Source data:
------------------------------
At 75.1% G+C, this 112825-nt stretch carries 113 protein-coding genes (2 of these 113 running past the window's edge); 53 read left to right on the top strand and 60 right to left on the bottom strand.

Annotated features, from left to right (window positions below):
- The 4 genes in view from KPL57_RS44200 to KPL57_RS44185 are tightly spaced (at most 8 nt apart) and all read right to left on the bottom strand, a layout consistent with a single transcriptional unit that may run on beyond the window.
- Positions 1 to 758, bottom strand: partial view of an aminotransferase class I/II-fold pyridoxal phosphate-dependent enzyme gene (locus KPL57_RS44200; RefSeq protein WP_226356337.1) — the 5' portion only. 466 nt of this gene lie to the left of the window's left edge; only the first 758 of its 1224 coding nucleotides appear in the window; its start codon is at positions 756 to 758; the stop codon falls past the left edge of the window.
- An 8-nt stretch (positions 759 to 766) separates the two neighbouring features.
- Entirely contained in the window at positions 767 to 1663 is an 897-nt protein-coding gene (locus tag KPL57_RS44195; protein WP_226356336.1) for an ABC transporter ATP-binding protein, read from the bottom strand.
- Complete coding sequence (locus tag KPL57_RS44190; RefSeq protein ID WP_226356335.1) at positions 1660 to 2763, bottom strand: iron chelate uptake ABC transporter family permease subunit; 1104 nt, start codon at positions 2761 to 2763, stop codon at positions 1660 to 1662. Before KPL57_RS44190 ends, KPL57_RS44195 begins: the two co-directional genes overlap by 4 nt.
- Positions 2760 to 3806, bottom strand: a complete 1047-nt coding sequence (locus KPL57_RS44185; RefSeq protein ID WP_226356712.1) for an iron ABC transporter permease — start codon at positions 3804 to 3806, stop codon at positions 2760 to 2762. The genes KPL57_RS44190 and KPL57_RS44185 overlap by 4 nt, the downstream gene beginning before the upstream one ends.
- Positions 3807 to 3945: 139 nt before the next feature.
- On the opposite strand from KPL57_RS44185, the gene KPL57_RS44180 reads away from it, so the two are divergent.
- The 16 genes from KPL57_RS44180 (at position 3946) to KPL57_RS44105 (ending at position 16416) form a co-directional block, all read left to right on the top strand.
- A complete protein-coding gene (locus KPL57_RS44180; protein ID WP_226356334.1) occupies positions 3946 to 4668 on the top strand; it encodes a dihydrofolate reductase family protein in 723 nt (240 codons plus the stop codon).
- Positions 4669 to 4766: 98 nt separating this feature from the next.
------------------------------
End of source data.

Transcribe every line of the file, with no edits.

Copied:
At 75.1% G+C, this 112825-nt stretch carries 113 protein-coding genes (2 of these 113 running past the window's edge); 53 read left to right on the top strand and 60 right to left on the bottom strand.

Annotated features, from left to right (window positions below):
- The 4 genes in view from KPL57_RS44200 to KPL57_RS44185 are tightly spaced (at most 8 nt apart) and all read right to left on the bottom strand, a layout consistent with a single transcriptional unit that may run on beyond the window.
- Positions 1 to 758, bottom strand: partial view of an aminotransferase class I/II-fold pyridoxal phosphate-dependent enzyme gene (locus KPL57_RS44200; RefSeq protein WP_226356337.1) — the 5' portion only. 466 nt of this gene lie to the left of the window's left edge; only the first 758 of its 1224 coding nucleotides appear in the window; its start codon is at positions 756 to 758; the stop codon falls past the left edge of the window.
- An 8-nt stretch (positions 759 to 766) separates the two neighbouring features.
- Entirely contained in the window at positions 767 to 1663 is an 897-nt protein-coding gene (locus tag KPL57_RS44195; protein WP_226356336.1) for an ABC transporter ATP-binding protein, read from the bottom strand.
- Complete coding sequence (locus tag KPL57_RS44190; RefSeq protein ID WP_226356335.1) at positions 1660 to 2763, bottom strand: iron chelate uptake ABC transporter family permease subunit; 1104 nt, start codon at positions 2761 to 2763, stop codon at positions 1660 to 1662. Before KPL57_RS44190 ends, KPL57_RS44195 begins: the two co-directional genes overlap by 4 nt.
- Positions 2760 to 3806, bottom strand: a complete 1047-nt coding sequence (locus KPL57_RS44185; RefSeq protein ID WP_226356712.1) for an iron ABC transporter permease — start codon at positions 3804 to 3806, stop codon at positions 2760 to 2762. The genes KPL57_RS44190 and KPL57_RS44185 overlap by 4 nt, the downstream gene beginning before the upstream one ends.
- Positions 3807 to 3945: 139 nt before the next feature.
- On the opposite strand from KPL57_RS44185, the gene KPL57_RS44180 reads away from it, so the two are divergent.
- The 16 genes from KPL57_RS44180 (at position 3946) to KPL57_RS44105 (ending at position 16416) form a co-directional block, all read left to right on the top strand.
- A complete protein-coding gene (locus KPL57_RS44180; protein ID WP_226356334.1) occupies positions 3946 to 4668 on the top strand; it encodes a dihydrofolate reductase family protein in 723 nt (240 codons plus the stop codon).
- Positions 4669 to 4766: 98 nt separating this feature from the next.